In these rather less than jolly economic times, despite media announcing that the recession has ‘ended’, I hear more and more parents talking about budgets and belt-tightening and this weekend it was our turn. Several life/job changes have meant that everything needs to be re-examined, re-juggled and slackened spending habits pulled into line.
All this with the school holidays and an overseas visitor coming to stay for three weeks – how does one entertain children and visitors on a restricted budget in Sydney?
When I heard the dreaded whiney-voiced ‘I’m bored!’ I could point them to the list and pick something off it.
Where to start? As the kids get older, experience tells me that (a) it pays to be prepared with lots of ideas (b) I need to get my kids on board and enthusiastic about said ideas and (c) I enjoy the holidays so much more and find them vastly more relaxing if I am flexible about not ticking everything on my list off or pinning my hopes on doing certain things.
The Plan must be relaxing for everyone. A holiday is after all supposed to be a holiday! I would like to do some touristy things for the sake of the visitor but it doesn’t have to be all go-go
It doesn’t have to be completely free. My theory is much like sensible dieting or buying clothes, if you do as many free or cheap things as possible, you can afford to splash out on one or two special activities. I don’t want to be remembered my kids as ‘Mum who wouldn’t spend any money on anything’.
The holidays do not need to be scheduled from dawn to dusk with every minute accounted for. A maximum of one activity a day will suffice and it doesn’t have to be an all day event either.
The Plan of Action
There are 14 days in the holidays, if I wrote down a list of different things we could do together, asked the kids for their input (I often find they come up with great creative fun that hadn’t even crossed my mind), we could print it out and stick it on the fridge. Then when I heard the dreaded whiney-voiced ‘I’m bored!’ I could point them to the list and pick something off it.
Once the inspiration started to flow, I found it hard to stop! Here are the first 21 things I came up with, what would your list include?
Costs are based on a family of four. Some activities are based in or near Sydney, but similar activities can be found in most regions.
1. Plant some veggies or herbs together. Even if you have no garden, you can have so much fun collecting recyclable pots, decorating them, filling them with potting mix and planting seeds. My advice is to do this at the beginning of the holidays and choose something fast growing so that the kids can water them and watch them grow over the holidays. Cost $10 approx.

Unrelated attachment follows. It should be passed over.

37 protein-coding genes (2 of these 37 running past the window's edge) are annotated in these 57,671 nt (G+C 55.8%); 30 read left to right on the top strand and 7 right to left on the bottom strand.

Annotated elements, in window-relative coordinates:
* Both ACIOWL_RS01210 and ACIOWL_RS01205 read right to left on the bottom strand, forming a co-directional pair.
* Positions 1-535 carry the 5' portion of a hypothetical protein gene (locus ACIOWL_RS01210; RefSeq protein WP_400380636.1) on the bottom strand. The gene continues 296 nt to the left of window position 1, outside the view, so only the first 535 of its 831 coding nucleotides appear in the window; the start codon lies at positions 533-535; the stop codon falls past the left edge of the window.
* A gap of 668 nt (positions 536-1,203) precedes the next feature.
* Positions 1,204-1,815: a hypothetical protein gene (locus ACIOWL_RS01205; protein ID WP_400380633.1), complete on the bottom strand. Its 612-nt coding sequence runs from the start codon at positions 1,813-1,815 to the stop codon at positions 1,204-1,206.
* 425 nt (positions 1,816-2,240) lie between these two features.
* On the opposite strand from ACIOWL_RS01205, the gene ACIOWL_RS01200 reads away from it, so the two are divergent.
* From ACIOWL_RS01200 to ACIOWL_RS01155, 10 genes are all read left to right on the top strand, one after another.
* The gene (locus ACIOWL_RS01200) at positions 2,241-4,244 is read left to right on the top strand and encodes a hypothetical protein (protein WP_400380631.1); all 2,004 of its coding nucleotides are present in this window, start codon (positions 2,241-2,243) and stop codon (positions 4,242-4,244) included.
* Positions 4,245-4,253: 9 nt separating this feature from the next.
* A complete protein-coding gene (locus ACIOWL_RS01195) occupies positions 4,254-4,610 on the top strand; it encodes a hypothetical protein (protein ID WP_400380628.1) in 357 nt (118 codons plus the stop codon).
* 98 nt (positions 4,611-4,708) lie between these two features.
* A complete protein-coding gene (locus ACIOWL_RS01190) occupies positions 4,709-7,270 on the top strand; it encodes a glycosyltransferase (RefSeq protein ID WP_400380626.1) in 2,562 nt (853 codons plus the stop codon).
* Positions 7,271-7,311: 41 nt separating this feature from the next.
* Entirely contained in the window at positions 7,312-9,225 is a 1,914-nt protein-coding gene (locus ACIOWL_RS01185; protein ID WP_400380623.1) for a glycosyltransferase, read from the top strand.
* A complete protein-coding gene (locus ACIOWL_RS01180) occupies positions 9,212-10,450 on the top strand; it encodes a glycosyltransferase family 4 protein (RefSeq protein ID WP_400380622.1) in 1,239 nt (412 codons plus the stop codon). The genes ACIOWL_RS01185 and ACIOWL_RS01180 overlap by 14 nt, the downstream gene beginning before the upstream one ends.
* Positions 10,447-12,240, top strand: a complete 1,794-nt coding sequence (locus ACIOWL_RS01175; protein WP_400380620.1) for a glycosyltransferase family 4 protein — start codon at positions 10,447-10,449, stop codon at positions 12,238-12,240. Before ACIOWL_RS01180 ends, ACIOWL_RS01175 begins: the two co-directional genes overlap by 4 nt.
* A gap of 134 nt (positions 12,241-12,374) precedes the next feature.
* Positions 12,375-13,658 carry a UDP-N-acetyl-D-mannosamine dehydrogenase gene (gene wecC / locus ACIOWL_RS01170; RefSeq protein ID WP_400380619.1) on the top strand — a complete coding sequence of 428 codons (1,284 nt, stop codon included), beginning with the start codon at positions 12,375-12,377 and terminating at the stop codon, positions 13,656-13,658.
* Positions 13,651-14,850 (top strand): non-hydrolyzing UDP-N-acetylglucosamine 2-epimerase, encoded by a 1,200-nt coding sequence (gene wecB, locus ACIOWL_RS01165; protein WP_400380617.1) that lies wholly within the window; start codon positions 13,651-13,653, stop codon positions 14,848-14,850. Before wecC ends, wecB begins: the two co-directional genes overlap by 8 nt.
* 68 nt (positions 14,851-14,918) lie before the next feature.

2. Visit Bundeena and the Aboriginal rock drawings. Cost $0
3. Day at the beach. Cost $0
4. Bushwalk in one of the many other National Parks. Cost $0-11 for park entry
5. Rollerblading/biking in Olympic Park. Cost $0
6. Visit Kangaroo Valley and Bendeela Campsite where wombats can be seen at dusk.Cost $0
7.Camp-out in garden or living room depending on weather. Cost $0
8. Park and picnic visiting Darling Harbour followed by ferry to Manly Beach. Cost parking & ferry
9. Kids Bedroom Make-over. Every kids room needs a sort out once in a while and a new ‘look’. School holidays are the perfect opportunity. Search the op shops and internet for cheap ways to update their room. is a great starting point for gorgeous ideas and links to other sites but even just moving things around is great fun to do with kids. Cost from $0-you decide.
10. The No Particular Reason Party – invite as many people as you like to bring a plate of finger food & a bottle. Cost $0
11. Invite a playdate around. Cost $0
12. Lego Space Police at the Sydney Observatory or one of their many other free programmes. The Observatory also have exciting sounding tours for kids and families, not least the 3D Space Theatre and night visits with a cost attached. Cost $0 -$45 per family.
13. Explore the Australian National Maritime Museum, making sure to check out the screening of a special episode of Round The Twist (1.30pm daily, 4-18 Oct). Cost $0
14. Art Gallery. Inject a little culture into the holidays and discover the Art Gallery of NSW. Make sure you time your arrival with one of the free performances being put on. If your child is of the arty inclination, why not splash out and inspire them with one of the 2hr art courses (cost from $25-30) . Cost $0-$30
15. Get to know your city: visit Elizabeth Farm, Rouse Hill Farm or Vaucluse House. Cost $17 per family.
16. Write an adventure story together. Cost $0
17. Get the kids to put on a fashion show & join in. Make sure you film it or take photos for posterity, it’ll make great memories for the future. Cost $0
18. Make Christmas cards together – Grandparents and friends will love the creativity of your kids. Cost $0
19. Breakfast at the beach. Cost $0-you decide.
20. Picnic in your local Botanic Gardens, there are always some never very far away and what is more relaxing than taking an armload of stories and a picnic rug and spending a lazy morning doing absolutely nothing much. If your kids are old enough, you may even have the luxury of being able to take your own novel and enjoy the beautiful silence. Cost $0
21. Fairs & markets. Do a bit of research on the internet and find out where the spring fairs or farmers markets are happening near you and spend the morning exploring one. Cost $0
Do you have anything you can add to the list? Leave your school holiday idea here.